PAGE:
Offensive Rookie of the Year (OROY)
Contenders: QB Justin Herbert (Los Angeles Chargers), WR Justin Jefferson (Minnesota Vikings), RB Jonathan Taylor (Indianapolis Colts)
This award pits one of the best rookie quarterback seasons ever against one of the best rookie wide receiver seasons ever. Despite Jefferson’s sensational year, Herbert has done enough to secure the award. With the most passing touchdowns, most total touchdowns, most completions, most 300-yard games and most games with multiple passing touchdowns, Herbert entirely rewrote the rookie quarterback record book despite not starting Week 1. While Jefferson did set the record for most rookie receiving yards ever, it is much harder to be a rookie quarterback than a rookie wide receiver, and this degree of difficulty is why Herbert will win this award.
Defensive Rookie of the Year (DROY)
Contenders: DE Chase Young (Washington Football Team), S Jeremy Chinn (Carolina Panthers), S Antoine Winfield Jr. (Tampa Bay Buccaneers)
“The Predator,” as Young has become known to fans in Landover and beyond, made an impact on Washington’s culture, as his leadership was routinely on display – though his seven sacks, 44 tackles, and four forced fumbles are nothing to scoff at. Spearheading the most dominant defensive line in football, Young was an integral part of the WFT’s unlikely run to a division title and should earn DROY honors for his season. Chinn, who will finish as a close runner-up, had 116 tackles and two touchdowns (on back-to-back plays, no less) and will anchor a burgeoning Carolina defense for years to come.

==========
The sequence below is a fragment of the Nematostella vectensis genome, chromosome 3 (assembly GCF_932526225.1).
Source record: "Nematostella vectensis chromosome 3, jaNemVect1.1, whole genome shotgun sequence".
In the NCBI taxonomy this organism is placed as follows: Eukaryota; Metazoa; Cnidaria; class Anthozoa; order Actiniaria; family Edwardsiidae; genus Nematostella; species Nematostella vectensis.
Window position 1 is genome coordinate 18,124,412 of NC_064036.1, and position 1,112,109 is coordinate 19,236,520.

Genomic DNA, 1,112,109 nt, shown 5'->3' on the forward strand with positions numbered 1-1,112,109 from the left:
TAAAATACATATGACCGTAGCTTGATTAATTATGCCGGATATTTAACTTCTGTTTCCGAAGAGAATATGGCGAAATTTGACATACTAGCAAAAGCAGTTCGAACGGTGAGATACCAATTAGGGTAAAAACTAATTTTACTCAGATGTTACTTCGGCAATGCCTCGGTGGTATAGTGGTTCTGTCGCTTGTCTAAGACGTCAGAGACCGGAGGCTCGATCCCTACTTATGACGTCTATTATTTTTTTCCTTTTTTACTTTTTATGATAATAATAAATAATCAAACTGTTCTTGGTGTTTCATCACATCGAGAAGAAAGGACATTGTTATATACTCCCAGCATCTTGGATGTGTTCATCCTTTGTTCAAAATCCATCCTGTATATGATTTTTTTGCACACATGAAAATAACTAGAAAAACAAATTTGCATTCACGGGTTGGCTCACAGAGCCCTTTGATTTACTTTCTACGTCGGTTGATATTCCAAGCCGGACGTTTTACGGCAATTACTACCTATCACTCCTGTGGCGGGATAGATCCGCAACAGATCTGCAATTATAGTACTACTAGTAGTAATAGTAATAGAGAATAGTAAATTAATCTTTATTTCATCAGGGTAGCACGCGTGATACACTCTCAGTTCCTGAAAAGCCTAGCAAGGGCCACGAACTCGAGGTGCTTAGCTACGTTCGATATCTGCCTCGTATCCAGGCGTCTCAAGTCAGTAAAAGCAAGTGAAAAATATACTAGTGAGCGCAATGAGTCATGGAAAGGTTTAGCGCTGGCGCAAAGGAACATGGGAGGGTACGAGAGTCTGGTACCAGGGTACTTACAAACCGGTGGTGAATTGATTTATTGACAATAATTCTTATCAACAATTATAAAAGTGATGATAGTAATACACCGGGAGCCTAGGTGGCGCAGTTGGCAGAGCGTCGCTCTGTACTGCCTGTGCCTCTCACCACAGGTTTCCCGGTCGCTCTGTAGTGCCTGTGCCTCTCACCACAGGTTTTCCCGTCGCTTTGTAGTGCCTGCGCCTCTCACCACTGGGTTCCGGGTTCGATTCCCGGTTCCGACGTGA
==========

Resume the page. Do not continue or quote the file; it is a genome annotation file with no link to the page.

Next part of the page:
Comeback Player of the Year (CPOY)
Contenders: QB Alex Smith (Washington Football Team), QB Ben Roethlisberger (Pittsburgh Steelers)
There are only two true contenders for this award, with Alex Smith being the clear favorite. Roethlisberger’s Steelers certainly had a great season, but his unimpressive statistics along with his late season slide are no match for Smith’s storybook season. After battling back from a gruesome leg injury that led doctors to consider amputating his leg and climbing his way up from third on the QB depth chart, Smith led a Washington Football Team steeped in turmoil to the playoffs. This will be a well-deserved victory for one of the best stories of this NFL season.
Coach of the Year (COTY)
Contenders: Sean McDermott (Buffalo Bills), Brian Flores (Miami Dolphins), Kevin Stefanski (Cleveland Browns)
The biggest surprise of this season has been the tremendous success of the Bills, as their ascension from AFC bottom feeders to formidable Super Bowl contenders is owed in large part to McDermott’s job this season. His seamless integration of Stefon Diggs is a notable achievement for a wide receiver that had (somewhat unfairly) earned a reputation for being difficult, and the Bills are poised to give the Chiefs a serious run for their money. Flores had the upper hand for this award most of the season, but the Dolphins just missing out on a playoff spot is a major knock against him.